Looks kind of like a bolete to my uncertain eye

Looks kind of like a bolete of some sort to my uncertain eye

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Appears to be a type of Cup fungus

The caps have distinct edges and you can clearly see gills underneath. I'd guess not edible, but not at the type of fungi here

The caps have distinct edges, bulbous stems, and you can clearly see gills underneath. I’d guess not edible, but not at the type of fungi here. Do you know?

Note that CLC Tree Services are not professional mycologists. We recommend that you positively identify any mushrooms you come across before ever eating them. Many are delicious and edible, but some can be deadly. If in doubt, don’t eat it!

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“I think that I shall never see
A poem lovely as a tree.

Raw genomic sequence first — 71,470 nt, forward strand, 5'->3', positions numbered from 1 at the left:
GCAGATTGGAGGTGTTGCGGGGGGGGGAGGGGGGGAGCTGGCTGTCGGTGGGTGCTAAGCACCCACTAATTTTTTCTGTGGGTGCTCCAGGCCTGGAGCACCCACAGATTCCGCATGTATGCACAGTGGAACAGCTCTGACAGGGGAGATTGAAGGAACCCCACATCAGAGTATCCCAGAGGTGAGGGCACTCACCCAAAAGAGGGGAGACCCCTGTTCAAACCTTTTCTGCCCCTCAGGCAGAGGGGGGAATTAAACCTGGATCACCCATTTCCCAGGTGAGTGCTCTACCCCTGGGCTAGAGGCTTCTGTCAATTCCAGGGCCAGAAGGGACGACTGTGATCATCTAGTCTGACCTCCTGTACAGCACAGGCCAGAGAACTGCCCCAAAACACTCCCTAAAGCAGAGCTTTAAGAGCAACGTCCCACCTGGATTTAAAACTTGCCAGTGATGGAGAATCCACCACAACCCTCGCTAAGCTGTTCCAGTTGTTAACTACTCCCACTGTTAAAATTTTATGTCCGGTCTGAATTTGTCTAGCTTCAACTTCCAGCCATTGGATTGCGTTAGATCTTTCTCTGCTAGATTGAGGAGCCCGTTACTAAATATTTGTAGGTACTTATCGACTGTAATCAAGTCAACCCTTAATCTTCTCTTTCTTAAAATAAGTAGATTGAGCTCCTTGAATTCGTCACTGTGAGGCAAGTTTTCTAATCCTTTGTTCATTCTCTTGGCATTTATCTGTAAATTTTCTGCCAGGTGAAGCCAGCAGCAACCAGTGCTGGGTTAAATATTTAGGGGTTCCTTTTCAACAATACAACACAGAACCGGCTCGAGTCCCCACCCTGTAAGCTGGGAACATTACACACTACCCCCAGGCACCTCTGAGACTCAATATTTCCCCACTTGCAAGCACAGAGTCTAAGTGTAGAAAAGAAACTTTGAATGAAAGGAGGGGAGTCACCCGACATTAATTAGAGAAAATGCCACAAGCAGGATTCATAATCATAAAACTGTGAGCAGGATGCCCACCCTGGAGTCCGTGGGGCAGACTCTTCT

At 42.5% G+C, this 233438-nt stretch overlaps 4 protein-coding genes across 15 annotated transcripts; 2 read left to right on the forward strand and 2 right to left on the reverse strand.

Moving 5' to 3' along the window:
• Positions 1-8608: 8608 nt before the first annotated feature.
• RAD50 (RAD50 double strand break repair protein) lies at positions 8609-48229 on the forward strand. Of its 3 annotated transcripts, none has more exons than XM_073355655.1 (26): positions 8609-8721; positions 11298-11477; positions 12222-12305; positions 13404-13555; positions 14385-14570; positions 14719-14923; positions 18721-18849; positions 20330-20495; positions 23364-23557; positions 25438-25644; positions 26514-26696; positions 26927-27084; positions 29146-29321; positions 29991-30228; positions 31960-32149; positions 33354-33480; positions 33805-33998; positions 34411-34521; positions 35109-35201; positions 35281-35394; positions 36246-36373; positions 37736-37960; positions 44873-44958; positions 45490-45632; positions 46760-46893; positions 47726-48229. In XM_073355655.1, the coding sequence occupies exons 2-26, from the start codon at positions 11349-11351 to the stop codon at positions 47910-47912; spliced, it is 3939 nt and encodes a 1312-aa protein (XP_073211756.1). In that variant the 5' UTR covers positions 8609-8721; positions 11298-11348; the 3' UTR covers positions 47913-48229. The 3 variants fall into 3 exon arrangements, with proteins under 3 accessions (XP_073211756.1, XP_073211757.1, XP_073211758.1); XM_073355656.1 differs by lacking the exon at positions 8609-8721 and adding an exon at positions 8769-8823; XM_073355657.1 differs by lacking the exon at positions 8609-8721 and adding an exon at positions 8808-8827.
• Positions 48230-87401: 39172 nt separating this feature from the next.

A tree whose hungry mouth is pressed
Against the earth’s sweet flowing breast;
A tree that looks at God all day
And lifts her leafy arms to pray;
A tree that may in Summer wear
A nest of robins in her hair;
Upon whose bosom snow has lain;
Who intimately lives with rain.
Poems are made by fools like me,
But only God can make a tree.”

– Joyce Kilmer, “Trees”

Reaching to the sky

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The Gift of Free Trees

Dark skies over London, ON

Dark skies over London, ON on Sep 10th, 2014

It was Wednesday afternoon. The skies darkened the closer I got to the fair grounds. Small drops of rain quietly pattered on the windshield, barely enough to warrant the use of the wipers, but visible nonetheless. I had forgotten my directions. I tried to vaguely recall which parking lot I was supposed to aim for; which building I was supposed to enter.

Of course, I picked the wrong one.

The clock was ticking. We had been asked to arrive ten minutes early to prepare for our shifts. A woman at the gate advised me that I would have to walk around the outside of the entire fair to get to where my complimentary passes lay. With a glance at my watch I knew I would never make it. The raindrops grew fatter, now splattering on my opened umbrella. Back to the vehicle I went to find another parking space. Hopefully.